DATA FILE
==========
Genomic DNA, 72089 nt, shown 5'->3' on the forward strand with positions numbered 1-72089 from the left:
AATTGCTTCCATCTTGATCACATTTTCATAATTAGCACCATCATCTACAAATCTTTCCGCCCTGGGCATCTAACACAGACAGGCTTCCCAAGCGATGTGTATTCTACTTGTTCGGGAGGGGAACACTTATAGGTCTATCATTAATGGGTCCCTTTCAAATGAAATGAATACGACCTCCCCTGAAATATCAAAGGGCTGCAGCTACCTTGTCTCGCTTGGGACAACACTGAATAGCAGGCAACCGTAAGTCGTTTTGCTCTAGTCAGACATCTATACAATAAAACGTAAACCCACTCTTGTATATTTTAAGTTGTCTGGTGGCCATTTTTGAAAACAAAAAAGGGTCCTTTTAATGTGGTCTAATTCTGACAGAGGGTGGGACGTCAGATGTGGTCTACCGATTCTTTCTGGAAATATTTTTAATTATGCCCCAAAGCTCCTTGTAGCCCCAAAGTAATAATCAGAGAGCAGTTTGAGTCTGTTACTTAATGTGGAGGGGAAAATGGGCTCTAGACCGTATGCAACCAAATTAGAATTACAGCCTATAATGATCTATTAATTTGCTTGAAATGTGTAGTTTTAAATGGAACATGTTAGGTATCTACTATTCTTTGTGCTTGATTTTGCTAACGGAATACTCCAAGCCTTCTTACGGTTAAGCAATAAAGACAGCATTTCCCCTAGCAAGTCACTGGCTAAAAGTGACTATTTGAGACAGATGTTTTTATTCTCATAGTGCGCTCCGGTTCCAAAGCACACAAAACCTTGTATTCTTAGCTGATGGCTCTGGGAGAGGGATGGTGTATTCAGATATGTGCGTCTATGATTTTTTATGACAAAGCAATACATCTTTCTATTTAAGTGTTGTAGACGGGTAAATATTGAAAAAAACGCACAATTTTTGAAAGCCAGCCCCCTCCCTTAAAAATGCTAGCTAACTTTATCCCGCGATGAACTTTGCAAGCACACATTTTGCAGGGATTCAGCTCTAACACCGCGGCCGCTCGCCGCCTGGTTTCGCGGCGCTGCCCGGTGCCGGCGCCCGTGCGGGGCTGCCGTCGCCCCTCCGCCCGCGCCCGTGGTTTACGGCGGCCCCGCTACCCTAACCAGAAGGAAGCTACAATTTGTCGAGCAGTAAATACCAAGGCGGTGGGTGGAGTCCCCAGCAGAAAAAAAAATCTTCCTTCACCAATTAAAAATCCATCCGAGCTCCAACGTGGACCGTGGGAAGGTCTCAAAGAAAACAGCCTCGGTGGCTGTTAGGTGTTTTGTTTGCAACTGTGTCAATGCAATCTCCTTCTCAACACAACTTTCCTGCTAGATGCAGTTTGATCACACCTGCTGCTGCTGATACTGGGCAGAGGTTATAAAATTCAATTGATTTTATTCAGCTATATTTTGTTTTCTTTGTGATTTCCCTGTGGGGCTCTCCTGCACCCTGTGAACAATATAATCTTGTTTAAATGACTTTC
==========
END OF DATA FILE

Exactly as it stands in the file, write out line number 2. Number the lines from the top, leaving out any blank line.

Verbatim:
AATTGCTTCCATCTTGATCACATTTTCATAATTAGCACCATCATCTACAAATCTTTCCGCCCTGGGCATCTAACACAGACAGGCTTCCCAAGCGATGTGTATTCTACTTGTTCGGGAGGGGAACACTTATAGGTCTATCATTAATGGGTCCCTTTCAAATGAAATGAATACGACCTCCCCTGAAATATCAAAGGGCTGCAGCTACCTTGTCTCGCTTGGGACAACACTGAATAGCAGGCAACCGTAAGTCGTTTTGCTCTAGTCAGACATCTATACAATAAAACGTAAACCCACTCTTGTATATTTTAAGTTGTCTGGTGGCCATTTTTGAAAACAAAAAAGGGTCCTTTTAATGTGGTCTAATTCTGACAGAGGGTGGGACGTCAGATGTGGTCTACCGATTCTTTCTGGAAATATTTTTAATTATGCCCCAAAGCTCCTTGTAGCCCCAAAGTAATAATCAGAGAGCAGTTTGAGTCTGTTACTTAATGTGGAGGGGAAAATGGGCTCTAGACCGTATGCAACCAAATTAGAATTACAGCCTATAATGATCTATTAATTTGCTTGAAATGTGTAGTTTTAAATGGAACATGTTAGGTATCTACTATTCTTTGTGCTTGATTTTGCTAACGGAATACTCCAAGCCTTCTTACGGTTAAGCAATAAAGACAGCATTTCCCCTAGCAAGTCACTGGCTAAAAGTGACTATTTGAGACAGATGTTTTTATTCTCATAGTGCGCTCCGGTTCCAAAGCACACAAAACCTTGTATTCTTAGCTGATGGCTCTGGGAGAGGGATGGTGTATTCAGATATGTGCGTCTATGATTTTTTATGACAAAGCAATACATCTTTCTATTTAAGTGTTGTAGACGGGTAAATATTGAAAAAAACGCACAATTTTTGAAAGCCAGCCCCCTCCCTTAAAAATGCTAGCTAACTTTATCCCGCGATGAACTTTGCAAGCACACATTTTGCAGGGATTCAGCTCTAACACCGCGGCCGCTCGCCGCCTGGTTTCGCGGCGCTGCCCGGTGCCGGCGCCCGTGCGGGGCTGCCGTCGCCCCTCCGCCCGCGCCCGTGGTTTACGGCGGCCCCGCTACCCTAACCAGAAGGAAGCTACAATTTGTCGAGCAGTAAATACCAAGGCGGTGGGTGGAGTCCCCAGCAGAAAAAAAAATCTTCCTTCACCAATTAAAAATCCATCCGAGCTCCAACGTGGACCGTGGGAAGGTCTCAAAGAAAACAGCCTCGGTGGCTGTTAGGTGTTTTGTTTGCAACTGTGTCAATGCAATCTCCTTCTCAACACAACTTTCCTGCTAGATGCAGTTTGATCACACCTGCTGCTGCTGATACTGGGCAGAGGTTATAAAATTCAATTGATTTTATTCAGCTATATTTTGTTTTCTTTGTGATTTCCCTGTGGGGCTCTCCTGCACCCTGTGAACAATATAATCTTGTTTAAATGACTTTC